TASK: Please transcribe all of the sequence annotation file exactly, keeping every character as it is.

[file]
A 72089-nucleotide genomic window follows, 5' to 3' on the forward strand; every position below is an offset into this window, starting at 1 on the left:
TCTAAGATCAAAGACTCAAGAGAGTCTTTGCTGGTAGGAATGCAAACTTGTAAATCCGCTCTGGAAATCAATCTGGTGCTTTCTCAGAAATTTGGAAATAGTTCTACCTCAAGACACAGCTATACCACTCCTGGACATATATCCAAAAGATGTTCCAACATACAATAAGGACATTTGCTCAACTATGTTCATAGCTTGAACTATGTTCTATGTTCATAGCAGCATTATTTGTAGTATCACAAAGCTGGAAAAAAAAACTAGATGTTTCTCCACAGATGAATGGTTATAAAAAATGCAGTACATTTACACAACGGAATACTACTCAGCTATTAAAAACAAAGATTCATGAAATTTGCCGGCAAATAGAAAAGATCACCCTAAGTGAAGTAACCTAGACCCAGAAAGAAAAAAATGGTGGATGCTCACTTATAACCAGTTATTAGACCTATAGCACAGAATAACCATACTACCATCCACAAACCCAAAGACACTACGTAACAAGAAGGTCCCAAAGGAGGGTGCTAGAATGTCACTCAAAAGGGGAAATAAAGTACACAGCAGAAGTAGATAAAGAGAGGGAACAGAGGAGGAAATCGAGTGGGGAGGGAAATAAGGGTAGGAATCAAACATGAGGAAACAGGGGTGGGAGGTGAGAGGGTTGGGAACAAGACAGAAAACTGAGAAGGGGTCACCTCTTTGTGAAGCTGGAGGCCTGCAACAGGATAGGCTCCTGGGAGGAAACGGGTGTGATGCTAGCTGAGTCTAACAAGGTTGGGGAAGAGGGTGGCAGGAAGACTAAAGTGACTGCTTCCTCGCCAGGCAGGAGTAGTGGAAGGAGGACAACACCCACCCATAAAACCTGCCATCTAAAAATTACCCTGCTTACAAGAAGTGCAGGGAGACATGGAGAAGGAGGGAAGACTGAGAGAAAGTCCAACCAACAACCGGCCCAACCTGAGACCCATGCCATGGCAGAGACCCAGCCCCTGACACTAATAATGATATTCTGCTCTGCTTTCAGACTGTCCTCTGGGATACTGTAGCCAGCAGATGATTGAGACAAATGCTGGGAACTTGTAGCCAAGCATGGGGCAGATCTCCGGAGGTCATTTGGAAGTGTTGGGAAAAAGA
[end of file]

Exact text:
A 72089-nucleotide genomic window follows, 5' to 3' on the forward strand; every position below is an offset into this window, starting at 1 on the left:
TCTAAGATCAAAGACTCAAGAGAGTCTTTGCTGGTAGGAATGCAAACTTGTAAATCCGCTCTGGAAATCAATCTGGTGCTTTCTCAGAAATTTGGAAATAGTTCTACCTCAAGACACAGCTATACCACTCCTGGACATATATCCAAAAGATGTTCCAACATACAATAAGGACATTTGCTCAACTATGTTCATAGCTTGAACTATGTTCTATGTTCATAGCAGCATTATTTGTAGTATCACAAAGCTGGAAAAAAAAACTAGATGTTTCTCCACAGATGAATGGTTATAAAAAATGCAGTACATTTACACAACGGAATACTACTCAGCTATTAAAAACAAAGATTCATGAAATTTGCCGGCAAATAGAAAAGATCACCCTAAGTGAAGTAACCTAGACCCAGAAAGAAAAAAATGGTGGATGCTCACTTATAACCAGTTATTAGACCTATAGCACAGAATAACCATACTACCATCCACAAACCCAAAGACACTACGTAACAAGAAGGTCCCAAAGGAGGGTGCTAGAATGTCACTCAAAAGGGGAAATAAAGTACACAGCAGAAGTAGATAAAGAGAGGGAACAGAGGAGGAAATCGAGTGGGGAGGGAAATAAGGGTAGGAATCAAACATGAGGAAACAGGGGTGGGAGGTGAGAGGGTTGGGAACAAGACAGAAAACTGAGAAGGGGTCACCTCTTTGTGAAGCTGGAGGCCTGCAACAGGATAGGCTCCTGGGAGGAAACGGGTGTGATGCTAGCTGAGTCTAACAAGGTTGGGGAAGAGGGTGGCAGGAAGACTAAAGTGACTGCTTCCTCGCCAGGCAGGAGTAGTGGAAGGAGGACAACACCCACCCATAAAACCTGCCATCTAAAAATTACCCTGCTTACAAGAAGTGCAGGGAGACATGGAGAAGGAGGGAAGACTGAGAGAAAGTCCAACCAACAACCGGCCCAACCTGAGACCCATGCCATGGCAGAGACCCAGCCCCTGACACTAATAATGATATTCTGCTCTGCTTTCAGACTGTCCTCTGGGATACTGTAGCCAGCAGATGATTGAGACAAATGCTGGGAACTTGTAGCCAAGCATGGGGCAGATCTCCGGAGGTCATTTGGAAGTGTTGGGAAAAAGA